The best way to make your dreams come true is to wake up. - Paul Vale´ry
OMRI DAILY DIGEST

No. 231, Part I, 29 November 1995


We welcome you to Part I of the Open Media Research Institute's Daily
Digest. This part focuses on Russia, Transcaucasia and Central Asia.
Part II, distributed simultaneously as a second document, covers
Central, Eastern, and Southeastern Europe.  Back issues of the Daily
Digest, and other information about OMRI, are available through our WWW
pages: http://www.omri.cz/OMRI.html

^^^^^^^^^^^^^^^^^^^^^^^^^^^TODAY'S TOP STORY^^^^^^^^^^^^^^^^^^^^^^^^^
FEDERATION COUNCIL REJECTS DUMA BILL ON ITS FORMATION. With its term
about to expire, the Federation Council rejected the most recent Duma
bill on the rules of the Council's formation with a vote of 22 to 73 in
an emergency session on 28 November, Russian TV reported. Most senators
objected to the Duma bill on the grounds that they want the upper house
to be a full-time legislature, with each region authorized to send
deputies if the heads of local legislatures and executives choose not to
join the body. President Yeltsin's representative to the Federal
Assembly, Aleksandr Yakovlev, said the president's team supports the
Duma version of the law. The Duma needs a two-thirds majority to
override the Council's veto and send the bill to the president. --
Robert Orttung
^^^^^^^^^^^^^^^^^^^^^^^^^^^^^^^^^^^^^^^^^^^^^^^^^^^^^^^^^^^^^^^^^^^^^

RUSSIA

RYABOV GIVES OVERVIEW OF ELECTIONS. The 43 parties registered for the
elections are fielding 5,675 candidates for the 225 seats to be
determined by party list, three times more than in 1993, Central
Electoral Commission Chairman Nikolai Ryabov announced on 28 November.
There are some 2,700 candidates running in the single-mandate districts,
of which roughly 1,000 are independents. Seven blocs are the most active
in the districts: the Liberal Democratic Party of Russia (187
candidates), the Communist Party of the Russian Federation (131), Our
Home Is Russia (108), the Congress of Russian Communities (90), the
Agrarian Party (90), Russia's Democratic Choice-United Democrats (75),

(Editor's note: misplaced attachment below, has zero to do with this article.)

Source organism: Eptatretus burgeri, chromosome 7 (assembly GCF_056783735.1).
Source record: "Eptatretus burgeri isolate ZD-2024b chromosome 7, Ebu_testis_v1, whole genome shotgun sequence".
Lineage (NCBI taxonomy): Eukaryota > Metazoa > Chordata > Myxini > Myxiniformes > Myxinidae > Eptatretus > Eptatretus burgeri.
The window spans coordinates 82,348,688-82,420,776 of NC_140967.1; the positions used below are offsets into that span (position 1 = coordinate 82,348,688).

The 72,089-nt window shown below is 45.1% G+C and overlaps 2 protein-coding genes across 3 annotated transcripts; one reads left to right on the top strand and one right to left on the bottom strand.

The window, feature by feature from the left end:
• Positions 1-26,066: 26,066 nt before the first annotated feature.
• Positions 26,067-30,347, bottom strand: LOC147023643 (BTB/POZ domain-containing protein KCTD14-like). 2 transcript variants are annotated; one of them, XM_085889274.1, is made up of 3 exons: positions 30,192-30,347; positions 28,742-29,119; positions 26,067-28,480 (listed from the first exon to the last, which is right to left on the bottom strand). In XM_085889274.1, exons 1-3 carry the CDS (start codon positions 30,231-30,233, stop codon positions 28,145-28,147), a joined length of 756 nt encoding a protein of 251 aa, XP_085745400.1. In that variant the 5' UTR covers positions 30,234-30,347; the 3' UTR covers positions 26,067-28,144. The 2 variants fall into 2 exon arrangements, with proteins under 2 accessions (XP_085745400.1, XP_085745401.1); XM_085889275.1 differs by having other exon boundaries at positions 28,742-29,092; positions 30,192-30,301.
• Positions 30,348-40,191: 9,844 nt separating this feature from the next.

and Yabloko (71). The number of candidates in each district ranges from
three to 27, with an average of 12. Women make up 10% of all candidates,
while residents of Moscow make up 20%. Overall, the government has set
aside 374 billion rubles ($83 million) for conducting the elections,
ITAR-TASS reported. -- Robert Orttung

YELTSIN DISMISSES HEALTH MINISTER; OTHER GOVERNMENT CHANGES. President
Boris Yeltsin signed a decree on 28 November dismissing Health Minister
Eduard Nechaev, ITAR-TASS reported. Nechaev, who was appointed in
December 1992 to replace Andrei Vorobev. Yeltsin also agreed to a
proposal from Prime Minister Viktor Chernomyrdin that newly appointed
Central Bank Chairman Sergei Dubinin and Russian Academy of Sciences
head Yurii Osipov be given the status of federal government ministers
with the right to full participation in government meetings. Finally,
Yeltsin appointed Vladimir Kuramin to head the State Committee for
Development Questions in the North. Born in 1937 in Saratov Oblast and
an engineer by profession, Kuramin most recently held the post of first
deputy minister for nationalities and regional policies. -- Penny
Morvant

COMMUNIST SPLITS BENEFIT KRO. Communist Party leader Gennadii Zyuganov's
recent "non-aggression pact" with Prime Minister Viktor Chernomyrdin and
his decision to support the government's budget has caused increasing
dissension within Communist ranks, according to an article in Trud on 28
November. The greatest threat to the party is the growing strength of
the Congress of Russian Communities (KRO), which is attracting
discontented Communists. The paper claims that many of KRO Deputy
Chairman Aleksandr Lebed's meetings with local voters are being arranged
by Communist activists, and that the KRO has taken the "patriotic idea"
away from the Communists. For the first time in 18 months, Public
Opinion Foundation polls show that the Communists are falling in the
polls. Further evidence of the split among the Communists can be found
in Pravda which has recently published both articles that praise KRO and
others that denounce it. -- Robert Orttung

KHABAROVSK GOVERNOR FAVORS CREATION OF FAR EASTERN REPUBLIC. Khabarovsk
Krai Governor Viktor Ishaev said he was in favor of creating a Far
Eastern republic, Izvestiya reported on 29 November. He said Khabarovsk
has to send 50% of its tax receipts to the federal budget, while the
ethnically-based republics pay less than 25%. He regards this a